International negotiation requires the ability to meet special challenges and deal with the unknown. Even those experienced in cross-cultural communication can sometimes work against their own best interests during international negotiations. Skilled business negotiators know how to analyze each situation, set up negotiations in ways that are advantageous for their side, cope with cultural differences, deal with foreign bureaucracies, and manage the international negotiation process to reach a deal.
The Program on Negotiation notes that in any international negotiation, several critical tactics should be considered:
Research your counterpart’s background and experience.
Enlist an adviser from your counterpart’s culture.
Pay close attention to unfolding negotiation dynamics.
Researchers have confirmed a relationship between national culture and negotiation style and success. An ongoing project sponsored by Northwestern University’s Dispute Resolution Research Center is exploring the link between process and outcomes—specifically, how cultural tendencies lead to certain process choices, which, in turn, can lead to better or worse negotiation results.
For example, while conventional wisdom tends to hold that there’s strength in numbers, some cultures may dislike being faced with a sizeable negotiating team, poisoning the negotiations right from the start.
At the same time, diplomatic negotiations, such as those between the U.S. and Iran over nuclear capabilities, can be quite different from business negotiations. For example, it’s critical to maintain a reputation for impartiality, and to be aware how your international goals potentially interact and contradict, so you can establish a consistent stance in your relations with groups you are trying to woo.
Finally, due to the enormous influence of China in today’s world markets, PON offers numerous insights into Chinese negotiation styles, which include a strong emphasis on relationships, a lack of interest in ironclad contracts, a slow dealmaking process and widespread opportunism.
Click here to download your copy of International Negotiations: Cross-Cultural Communication Skills for International Business Executives from the Program on Negotiation at Harvard Law School.
In discussing international negotiations and cognitive biases in negotiation, professor Cheryl Rivers of Queensland University of Technology in Brisbane, Australia, highlights in a negotiation research literature review, seasoned negotiators often hear stories about the unethical behaviors of people of other nationalities. Perhaps the toughest problems arise surrounding what Rivers calls “ethically ambiguous” negotiation tactics and … Read More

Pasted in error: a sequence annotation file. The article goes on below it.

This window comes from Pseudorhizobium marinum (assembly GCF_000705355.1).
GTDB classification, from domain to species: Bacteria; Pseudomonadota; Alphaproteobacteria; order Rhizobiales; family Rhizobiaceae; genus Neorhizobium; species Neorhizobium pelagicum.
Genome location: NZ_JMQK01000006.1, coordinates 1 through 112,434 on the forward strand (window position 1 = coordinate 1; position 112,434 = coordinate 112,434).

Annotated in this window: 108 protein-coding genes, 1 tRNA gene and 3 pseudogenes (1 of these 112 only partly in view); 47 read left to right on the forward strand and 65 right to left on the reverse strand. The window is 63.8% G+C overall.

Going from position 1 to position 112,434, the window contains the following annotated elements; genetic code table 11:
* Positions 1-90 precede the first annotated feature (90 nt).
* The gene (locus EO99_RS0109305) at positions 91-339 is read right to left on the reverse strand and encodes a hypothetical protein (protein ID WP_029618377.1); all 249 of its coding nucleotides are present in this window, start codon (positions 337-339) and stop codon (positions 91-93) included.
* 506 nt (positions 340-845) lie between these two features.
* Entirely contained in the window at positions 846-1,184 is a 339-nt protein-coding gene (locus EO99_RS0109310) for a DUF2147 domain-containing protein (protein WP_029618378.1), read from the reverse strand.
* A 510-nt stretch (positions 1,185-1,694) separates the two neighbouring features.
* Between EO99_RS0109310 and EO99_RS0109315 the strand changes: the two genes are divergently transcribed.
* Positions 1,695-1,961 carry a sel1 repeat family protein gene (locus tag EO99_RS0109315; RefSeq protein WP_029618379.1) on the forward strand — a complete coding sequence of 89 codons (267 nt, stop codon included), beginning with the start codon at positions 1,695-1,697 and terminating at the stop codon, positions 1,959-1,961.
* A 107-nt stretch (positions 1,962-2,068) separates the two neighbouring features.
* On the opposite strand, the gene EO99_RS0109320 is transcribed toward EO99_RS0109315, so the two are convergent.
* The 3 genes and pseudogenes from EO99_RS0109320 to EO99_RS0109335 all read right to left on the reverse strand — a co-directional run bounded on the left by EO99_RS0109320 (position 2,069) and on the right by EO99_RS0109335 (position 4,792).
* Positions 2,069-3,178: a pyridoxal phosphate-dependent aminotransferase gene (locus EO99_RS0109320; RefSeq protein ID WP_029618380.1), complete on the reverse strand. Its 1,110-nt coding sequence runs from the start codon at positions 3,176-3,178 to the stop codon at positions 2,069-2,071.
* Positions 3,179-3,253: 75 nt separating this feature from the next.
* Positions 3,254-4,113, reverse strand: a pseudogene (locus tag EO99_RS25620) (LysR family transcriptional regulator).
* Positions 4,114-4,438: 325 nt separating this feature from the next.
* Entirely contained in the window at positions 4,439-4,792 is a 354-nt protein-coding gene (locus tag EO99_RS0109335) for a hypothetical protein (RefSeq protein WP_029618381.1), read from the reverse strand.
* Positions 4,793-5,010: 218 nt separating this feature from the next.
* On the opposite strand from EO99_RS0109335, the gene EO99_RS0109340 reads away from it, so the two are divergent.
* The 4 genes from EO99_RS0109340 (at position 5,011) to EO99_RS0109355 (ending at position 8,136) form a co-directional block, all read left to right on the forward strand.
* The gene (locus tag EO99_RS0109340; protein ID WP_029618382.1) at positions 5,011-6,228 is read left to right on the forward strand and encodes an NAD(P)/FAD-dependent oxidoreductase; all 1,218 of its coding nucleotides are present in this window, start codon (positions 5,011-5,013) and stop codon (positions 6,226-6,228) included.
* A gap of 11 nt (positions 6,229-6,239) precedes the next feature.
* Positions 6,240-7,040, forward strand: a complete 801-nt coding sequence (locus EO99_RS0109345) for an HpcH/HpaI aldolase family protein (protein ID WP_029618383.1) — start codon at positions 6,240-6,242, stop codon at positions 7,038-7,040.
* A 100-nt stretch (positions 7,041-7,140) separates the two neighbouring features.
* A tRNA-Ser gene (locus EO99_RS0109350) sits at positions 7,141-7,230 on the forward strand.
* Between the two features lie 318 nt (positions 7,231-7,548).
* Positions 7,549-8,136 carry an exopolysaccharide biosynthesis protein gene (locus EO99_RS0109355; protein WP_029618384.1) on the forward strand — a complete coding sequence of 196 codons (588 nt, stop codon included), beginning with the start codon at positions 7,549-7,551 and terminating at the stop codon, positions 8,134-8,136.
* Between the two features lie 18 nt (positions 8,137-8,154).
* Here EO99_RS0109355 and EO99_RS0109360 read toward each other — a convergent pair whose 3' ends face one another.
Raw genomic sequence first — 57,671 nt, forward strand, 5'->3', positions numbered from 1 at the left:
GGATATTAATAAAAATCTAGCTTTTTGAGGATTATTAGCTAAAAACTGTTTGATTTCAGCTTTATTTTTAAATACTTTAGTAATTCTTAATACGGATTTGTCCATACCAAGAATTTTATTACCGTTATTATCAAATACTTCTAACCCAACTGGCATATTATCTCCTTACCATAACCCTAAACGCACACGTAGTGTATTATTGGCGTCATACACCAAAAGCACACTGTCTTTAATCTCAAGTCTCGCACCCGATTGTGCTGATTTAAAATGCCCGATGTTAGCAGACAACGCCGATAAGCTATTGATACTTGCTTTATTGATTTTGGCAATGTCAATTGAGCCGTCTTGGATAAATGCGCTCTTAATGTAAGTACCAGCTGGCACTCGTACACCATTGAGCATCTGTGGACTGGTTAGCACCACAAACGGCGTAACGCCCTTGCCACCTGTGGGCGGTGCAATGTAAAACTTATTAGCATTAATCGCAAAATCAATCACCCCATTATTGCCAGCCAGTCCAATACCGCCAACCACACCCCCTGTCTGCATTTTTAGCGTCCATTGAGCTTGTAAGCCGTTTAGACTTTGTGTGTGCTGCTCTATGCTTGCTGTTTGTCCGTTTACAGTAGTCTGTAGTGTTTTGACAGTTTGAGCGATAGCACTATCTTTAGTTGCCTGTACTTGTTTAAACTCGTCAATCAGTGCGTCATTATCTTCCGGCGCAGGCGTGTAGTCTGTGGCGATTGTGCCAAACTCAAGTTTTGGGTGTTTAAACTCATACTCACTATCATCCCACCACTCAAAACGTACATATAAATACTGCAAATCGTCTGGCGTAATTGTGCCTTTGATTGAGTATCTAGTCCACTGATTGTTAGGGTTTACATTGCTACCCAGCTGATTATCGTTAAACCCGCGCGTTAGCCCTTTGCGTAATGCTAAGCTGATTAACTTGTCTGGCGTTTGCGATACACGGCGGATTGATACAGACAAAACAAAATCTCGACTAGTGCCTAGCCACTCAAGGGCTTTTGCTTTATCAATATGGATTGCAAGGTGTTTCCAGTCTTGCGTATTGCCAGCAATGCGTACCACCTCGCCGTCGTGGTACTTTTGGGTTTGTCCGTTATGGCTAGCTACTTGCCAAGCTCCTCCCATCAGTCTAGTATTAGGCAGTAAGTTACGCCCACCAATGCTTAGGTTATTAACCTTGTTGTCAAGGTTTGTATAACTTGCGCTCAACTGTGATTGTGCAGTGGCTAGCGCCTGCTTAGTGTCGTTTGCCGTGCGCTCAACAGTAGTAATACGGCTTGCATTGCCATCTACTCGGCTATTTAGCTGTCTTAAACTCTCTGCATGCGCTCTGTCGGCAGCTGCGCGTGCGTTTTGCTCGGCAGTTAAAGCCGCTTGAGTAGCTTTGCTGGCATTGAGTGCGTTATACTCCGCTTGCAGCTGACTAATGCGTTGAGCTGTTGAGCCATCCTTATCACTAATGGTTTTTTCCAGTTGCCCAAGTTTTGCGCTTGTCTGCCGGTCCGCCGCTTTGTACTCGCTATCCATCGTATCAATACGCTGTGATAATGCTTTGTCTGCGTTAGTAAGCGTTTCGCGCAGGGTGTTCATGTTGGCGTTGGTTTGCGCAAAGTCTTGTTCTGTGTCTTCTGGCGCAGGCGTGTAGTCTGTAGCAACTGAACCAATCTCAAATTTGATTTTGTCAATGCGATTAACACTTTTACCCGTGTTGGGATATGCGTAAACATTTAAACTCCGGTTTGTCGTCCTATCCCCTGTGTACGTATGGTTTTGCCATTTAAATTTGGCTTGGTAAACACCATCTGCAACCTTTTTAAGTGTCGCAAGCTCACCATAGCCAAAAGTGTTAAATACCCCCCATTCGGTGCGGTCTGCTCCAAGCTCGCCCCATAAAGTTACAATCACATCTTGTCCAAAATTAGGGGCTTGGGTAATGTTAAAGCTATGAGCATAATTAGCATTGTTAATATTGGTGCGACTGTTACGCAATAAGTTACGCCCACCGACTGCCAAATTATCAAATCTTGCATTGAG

Communication in negotiation scenarios is the means by which negotiators achieve objectives, build relationships, and resolve disputes. Communication becomes even more important when negotiating counterparts are from different cultures. The following question was posed to our Negotiation newsletter editorial board and Program on Negotiation faculty member Jeswald Salacuse offers his insights. … Read More
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As a collaboration between UST School of Law and the Program on Negotiation at Harvard Law School, the following is the transcript of a conversation between the creator of the multi-door courthouse, Harvard Law Professor Frank E.A. Sander, and the executive director and founder of the University of St. Thomas (UST) International ADR [Alternative Dispute … Read More
China is a vast, rapidly changing country bursting with economic opportunity for locals and foreigners alike. Since market reforms began in 1979, real GDP growth has averaged 9% annually. It’s no wonder that American entrepreneurs are traveling to China in droves to open plants, hawk cell phones and cars, and create new partnerships – and … Read More
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Understanding how to arrange the meeting space is a key aspect of preparing for negotiation. In this video, Professor Guhan Subramanian discusses a real world example of how seating arrangements can influence a negotiator’s success. This discussion was held at the 3 day executive education workshop for senior executives at the Program on Negotiation at Harvard Law School.
Guhan Subramanian is the Professor of Law and Business at the Harvard Law School and Professor of Business Law at the Harvard Business School.